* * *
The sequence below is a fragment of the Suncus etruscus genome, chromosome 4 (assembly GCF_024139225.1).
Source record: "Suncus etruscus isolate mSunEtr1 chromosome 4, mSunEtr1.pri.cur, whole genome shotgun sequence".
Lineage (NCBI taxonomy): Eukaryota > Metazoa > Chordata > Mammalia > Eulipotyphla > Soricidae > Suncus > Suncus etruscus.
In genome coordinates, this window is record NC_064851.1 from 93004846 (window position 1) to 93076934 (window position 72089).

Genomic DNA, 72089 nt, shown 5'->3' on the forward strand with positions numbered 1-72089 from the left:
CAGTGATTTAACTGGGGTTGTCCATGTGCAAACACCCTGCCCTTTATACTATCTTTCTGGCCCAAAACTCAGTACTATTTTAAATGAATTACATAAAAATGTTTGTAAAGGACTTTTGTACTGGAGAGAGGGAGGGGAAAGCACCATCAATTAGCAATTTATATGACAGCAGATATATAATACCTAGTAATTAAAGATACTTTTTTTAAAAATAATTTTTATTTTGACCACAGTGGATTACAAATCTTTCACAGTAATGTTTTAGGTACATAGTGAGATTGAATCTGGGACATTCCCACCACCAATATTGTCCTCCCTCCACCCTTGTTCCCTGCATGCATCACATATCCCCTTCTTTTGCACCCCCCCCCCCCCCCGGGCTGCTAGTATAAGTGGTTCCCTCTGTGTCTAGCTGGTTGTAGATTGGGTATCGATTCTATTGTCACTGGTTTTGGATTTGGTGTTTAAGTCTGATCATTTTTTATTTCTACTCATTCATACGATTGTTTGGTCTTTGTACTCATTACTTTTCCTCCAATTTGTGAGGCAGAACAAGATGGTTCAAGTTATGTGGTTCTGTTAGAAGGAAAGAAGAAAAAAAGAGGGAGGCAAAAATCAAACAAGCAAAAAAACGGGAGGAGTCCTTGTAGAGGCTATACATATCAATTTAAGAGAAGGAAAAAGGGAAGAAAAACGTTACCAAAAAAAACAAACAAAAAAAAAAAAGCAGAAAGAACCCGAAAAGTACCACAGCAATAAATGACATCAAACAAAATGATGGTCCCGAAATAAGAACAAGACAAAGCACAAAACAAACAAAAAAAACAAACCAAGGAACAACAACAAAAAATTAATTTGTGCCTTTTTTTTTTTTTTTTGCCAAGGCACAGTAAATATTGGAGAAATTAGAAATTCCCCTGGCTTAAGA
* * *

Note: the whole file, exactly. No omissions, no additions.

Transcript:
The sequence below is a fragment of the Suncus etruscus genome, chromosome 4 (assembly GCF_024139225.1).
Source record: "Suncus etruscus isolate mSunEtr1 chromosome 4, mSunEtr1.pri.cur, whole genome shotgun sequence".
Lineage (NCBI taxonomy): Eukaryota > Metazoa > Chordata > Mammalia > Eulipotyphla > Soricidae > Suncus > Suncus etruscus.
In genome coordinates, this window is record NC_064851.1 from 93004846 (window position 1) to 93076934 (window position 72089).

Genomic DNA, 72089 nt, shown 5'->3' on the forward strand with positions numbered 1-72089 from the left:
CAGTGATTTAACTGGGGTTGTCCATGTGCAAACACCCTGCCCTTTATACTATCTTTCTGGCCCAAAACTCAGTACTATTTTAAATGAATTACATAAAAATGTTTGTAAAGGACTTTTGTACTGGAGAGAGGGAGGGGAAAGCACCATCAATTAGCAATTTATATGACAGCAGATATATAATACCTAGTAATTAAAGATACTTTTTTTAAAAATAATTTTTATTTTGACCACAGTGGATTACAAATCTTTCACAGTAATGTTTTAGGTACATAGTGAGATTGAATCTGGGACATTCCCACCACCAATATTGTCCTCCCTCCACCCTTGTTCCCTGCATGCATCACATATCCCCTTCTTTTGCACCCCCCCCCCCCCCCGGGCTGCTAGTATAAGTGGTTCCCTCTGTGTCTAGCTGGTTGTAGATTGGGTATCGATTCTATTGTCACTGGTTTTGGATTTGGTGTTTAAGTCTGATCATTTTTTATTTCTACTCATTCATACGATTGTTTGGTCTTTGTACTCATTACTTTTCCTCCAATTTGTGAGGCAGAACAAGATGGTTCAAGTTATGTGGTTCTGTTAGAAGGAAAGAAGAAAAAAAGAGGGAGGCAAAAATCAAACAAGCAAAAAAACGGGAGGAGTCCTTGTAGAGGCTATACATATCAATTTAAGAGAAGGAAAAAGGGAAGAAAAACGTTACCAAAAAAAACAAACAAAAAAAAAAAAGCAGAAAGAACCCGAAAAGTACCACAGCAATAAATGACATCAAACAAAATGATGGTCCCGAAATAAGAACAAGACAAAGCACAAAACAAACAAAAAAAACAAACCAAGGAACAACAACAAAAAATTAATTTGTGCCTTTTTTTTTTTTTTTTGCCAAGGCACAGTAAATATTGGAGAAATTAGAAATTCCCCTGGCTTAAGA